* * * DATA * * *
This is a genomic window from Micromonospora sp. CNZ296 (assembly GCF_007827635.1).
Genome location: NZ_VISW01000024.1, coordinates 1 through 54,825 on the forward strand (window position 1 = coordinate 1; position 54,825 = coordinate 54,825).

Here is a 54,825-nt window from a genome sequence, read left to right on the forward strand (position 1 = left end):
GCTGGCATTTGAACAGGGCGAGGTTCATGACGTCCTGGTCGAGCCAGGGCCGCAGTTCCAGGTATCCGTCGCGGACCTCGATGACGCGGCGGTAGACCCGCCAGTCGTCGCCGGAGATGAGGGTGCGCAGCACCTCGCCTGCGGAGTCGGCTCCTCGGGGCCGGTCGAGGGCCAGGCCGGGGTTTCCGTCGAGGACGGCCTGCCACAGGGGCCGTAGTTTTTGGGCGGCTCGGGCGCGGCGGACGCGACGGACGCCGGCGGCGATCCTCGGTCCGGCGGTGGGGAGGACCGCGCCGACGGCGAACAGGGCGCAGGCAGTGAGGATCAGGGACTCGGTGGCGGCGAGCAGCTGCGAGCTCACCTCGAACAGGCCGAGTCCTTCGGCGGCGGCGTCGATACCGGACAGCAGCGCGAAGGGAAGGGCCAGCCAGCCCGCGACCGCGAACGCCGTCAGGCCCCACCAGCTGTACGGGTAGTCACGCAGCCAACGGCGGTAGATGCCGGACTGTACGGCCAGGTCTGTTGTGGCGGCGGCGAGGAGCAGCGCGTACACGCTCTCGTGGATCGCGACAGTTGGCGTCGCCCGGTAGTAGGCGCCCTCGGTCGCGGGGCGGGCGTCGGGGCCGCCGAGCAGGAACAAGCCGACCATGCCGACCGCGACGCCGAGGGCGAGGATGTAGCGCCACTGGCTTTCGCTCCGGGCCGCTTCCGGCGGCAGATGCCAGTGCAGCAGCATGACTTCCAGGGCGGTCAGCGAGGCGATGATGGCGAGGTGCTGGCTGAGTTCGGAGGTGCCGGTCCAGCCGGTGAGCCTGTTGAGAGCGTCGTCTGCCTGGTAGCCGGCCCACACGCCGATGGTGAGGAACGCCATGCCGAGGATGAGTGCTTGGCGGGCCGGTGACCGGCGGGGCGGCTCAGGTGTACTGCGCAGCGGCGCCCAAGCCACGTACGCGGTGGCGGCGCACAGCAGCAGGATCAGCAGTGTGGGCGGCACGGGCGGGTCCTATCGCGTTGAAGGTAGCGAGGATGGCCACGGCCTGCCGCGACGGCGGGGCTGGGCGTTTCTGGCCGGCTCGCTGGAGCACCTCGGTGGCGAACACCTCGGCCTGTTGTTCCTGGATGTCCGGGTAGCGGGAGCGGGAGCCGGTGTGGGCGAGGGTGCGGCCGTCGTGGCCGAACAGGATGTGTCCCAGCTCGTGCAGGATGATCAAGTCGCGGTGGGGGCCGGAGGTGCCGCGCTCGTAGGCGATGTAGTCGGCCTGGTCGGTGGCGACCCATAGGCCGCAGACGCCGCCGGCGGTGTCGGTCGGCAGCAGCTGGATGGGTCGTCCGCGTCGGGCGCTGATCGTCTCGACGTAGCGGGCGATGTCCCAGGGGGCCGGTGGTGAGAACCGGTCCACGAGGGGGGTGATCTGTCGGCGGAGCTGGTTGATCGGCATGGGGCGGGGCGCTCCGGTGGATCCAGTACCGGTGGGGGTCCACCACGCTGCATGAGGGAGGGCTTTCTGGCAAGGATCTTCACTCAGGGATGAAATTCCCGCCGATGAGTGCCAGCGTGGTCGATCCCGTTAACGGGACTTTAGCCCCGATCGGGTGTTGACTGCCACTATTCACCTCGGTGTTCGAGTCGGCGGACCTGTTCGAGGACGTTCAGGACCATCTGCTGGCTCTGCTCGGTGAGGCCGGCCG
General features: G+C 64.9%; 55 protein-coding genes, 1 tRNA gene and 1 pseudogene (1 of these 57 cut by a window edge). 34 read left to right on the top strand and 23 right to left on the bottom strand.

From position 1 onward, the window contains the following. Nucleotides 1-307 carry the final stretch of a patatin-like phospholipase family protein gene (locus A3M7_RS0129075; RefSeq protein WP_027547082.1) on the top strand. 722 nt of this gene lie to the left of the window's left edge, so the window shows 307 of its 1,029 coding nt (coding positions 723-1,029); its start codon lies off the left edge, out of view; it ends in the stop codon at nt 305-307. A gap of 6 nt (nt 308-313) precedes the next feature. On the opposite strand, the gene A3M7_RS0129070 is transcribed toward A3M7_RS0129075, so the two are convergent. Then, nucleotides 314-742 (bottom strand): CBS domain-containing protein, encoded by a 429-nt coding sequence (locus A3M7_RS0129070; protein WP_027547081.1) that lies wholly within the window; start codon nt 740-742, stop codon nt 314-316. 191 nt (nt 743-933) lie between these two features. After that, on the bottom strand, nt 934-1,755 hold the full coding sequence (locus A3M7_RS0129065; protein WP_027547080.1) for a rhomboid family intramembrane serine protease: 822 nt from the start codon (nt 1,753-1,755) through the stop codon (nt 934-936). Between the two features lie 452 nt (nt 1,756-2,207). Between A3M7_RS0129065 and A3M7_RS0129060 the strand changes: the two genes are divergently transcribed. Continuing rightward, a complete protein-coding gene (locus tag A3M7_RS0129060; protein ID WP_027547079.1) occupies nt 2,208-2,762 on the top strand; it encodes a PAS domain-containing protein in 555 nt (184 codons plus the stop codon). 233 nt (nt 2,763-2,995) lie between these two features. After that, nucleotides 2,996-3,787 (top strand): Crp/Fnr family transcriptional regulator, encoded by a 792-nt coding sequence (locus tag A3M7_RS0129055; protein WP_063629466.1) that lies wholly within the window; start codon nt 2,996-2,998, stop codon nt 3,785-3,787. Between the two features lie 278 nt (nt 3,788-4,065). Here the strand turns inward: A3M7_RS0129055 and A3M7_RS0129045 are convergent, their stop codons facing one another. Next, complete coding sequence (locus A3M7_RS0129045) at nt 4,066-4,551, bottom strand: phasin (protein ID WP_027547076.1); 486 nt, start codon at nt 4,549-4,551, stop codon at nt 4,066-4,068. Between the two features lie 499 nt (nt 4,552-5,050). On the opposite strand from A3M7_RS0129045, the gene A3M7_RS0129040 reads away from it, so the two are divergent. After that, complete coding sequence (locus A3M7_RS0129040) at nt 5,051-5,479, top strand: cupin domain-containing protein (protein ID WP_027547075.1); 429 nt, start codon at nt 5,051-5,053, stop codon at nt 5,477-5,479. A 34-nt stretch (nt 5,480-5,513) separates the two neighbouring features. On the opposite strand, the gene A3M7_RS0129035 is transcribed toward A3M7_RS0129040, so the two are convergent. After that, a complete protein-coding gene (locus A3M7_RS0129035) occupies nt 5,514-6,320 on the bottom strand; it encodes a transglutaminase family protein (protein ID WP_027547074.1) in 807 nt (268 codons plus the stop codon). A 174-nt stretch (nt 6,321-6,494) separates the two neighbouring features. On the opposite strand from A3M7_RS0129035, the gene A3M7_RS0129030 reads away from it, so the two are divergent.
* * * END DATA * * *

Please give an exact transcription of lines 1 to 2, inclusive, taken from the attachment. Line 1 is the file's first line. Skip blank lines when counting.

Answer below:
This is a genomic window from Micromonospora sp. CNZ296 (assembly GCF_007827635.1).
Genome location: NZ_VISW01000024.1, coordinates 1 through 54,825 on the forward strand (window position 1 = coordinate 1; position 54,825 = coordinate 54,825).